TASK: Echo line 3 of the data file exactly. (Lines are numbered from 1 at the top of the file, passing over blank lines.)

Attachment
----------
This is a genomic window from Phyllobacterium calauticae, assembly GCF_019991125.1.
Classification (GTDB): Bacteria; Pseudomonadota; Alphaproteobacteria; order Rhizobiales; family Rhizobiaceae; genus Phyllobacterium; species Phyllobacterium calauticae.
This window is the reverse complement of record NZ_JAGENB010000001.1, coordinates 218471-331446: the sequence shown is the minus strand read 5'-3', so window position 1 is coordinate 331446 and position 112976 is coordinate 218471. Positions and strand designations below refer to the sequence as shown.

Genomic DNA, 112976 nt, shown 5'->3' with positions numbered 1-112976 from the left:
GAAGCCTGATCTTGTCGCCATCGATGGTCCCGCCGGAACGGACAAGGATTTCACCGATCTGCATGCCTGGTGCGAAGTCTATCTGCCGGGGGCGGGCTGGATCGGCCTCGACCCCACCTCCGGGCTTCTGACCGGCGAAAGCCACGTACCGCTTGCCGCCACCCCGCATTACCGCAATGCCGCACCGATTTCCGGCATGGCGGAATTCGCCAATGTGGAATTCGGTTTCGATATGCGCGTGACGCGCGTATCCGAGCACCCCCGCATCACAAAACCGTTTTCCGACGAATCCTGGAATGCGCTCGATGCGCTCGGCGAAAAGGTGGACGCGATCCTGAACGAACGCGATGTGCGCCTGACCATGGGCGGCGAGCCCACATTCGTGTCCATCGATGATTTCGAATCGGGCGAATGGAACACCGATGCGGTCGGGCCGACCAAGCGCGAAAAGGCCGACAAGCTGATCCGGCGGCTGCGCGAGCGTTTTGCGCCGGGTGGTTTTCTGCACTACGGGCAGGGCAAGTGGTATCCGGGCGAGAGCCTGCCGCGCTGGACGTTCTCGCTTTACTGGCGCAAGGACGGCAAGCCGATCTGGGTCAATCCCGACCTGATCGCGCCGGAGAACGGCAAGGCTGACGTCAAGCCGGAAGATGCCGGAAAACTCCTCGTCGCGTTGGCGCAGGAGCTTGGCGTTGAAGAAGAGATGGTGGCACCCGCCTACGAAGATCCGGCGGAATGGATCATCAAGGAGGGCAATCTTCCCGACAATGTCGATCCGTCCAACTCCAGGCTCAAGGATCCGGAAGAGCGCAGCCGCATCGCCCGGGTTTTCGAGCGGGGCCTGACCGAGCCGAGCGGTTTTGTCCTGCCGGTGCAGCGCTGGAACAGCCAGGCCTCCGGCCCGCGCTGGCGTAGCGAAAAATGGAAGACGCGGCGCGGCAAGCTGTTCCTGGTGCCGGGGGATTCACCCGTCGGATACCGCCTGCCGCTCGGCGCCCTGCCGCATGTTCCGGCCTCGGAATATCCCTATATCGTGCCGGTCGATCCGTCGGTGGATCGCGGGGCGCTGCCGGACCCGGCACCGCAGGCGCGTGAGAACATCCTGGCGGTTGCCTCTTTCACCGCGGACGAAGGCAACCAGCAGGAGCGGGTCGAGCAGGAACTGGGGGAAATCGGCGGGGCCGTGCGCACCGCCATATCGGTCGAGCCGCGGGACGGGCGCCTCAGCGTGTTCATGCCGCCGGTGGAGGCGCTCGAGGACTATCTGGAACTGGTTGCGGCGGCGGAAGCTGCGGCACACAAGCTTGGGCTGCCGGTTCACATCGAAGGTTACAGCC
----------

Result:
This window is the reverse complement of record NZ_JAGENB010000001.1, coordinates 218471-331446: the sequence shown is the minus strand read 5'-3', so window position 1 is coordinate 331446 and position 112976 is coordinate 218471. Positions and strand designations below refer to the sequence as shown.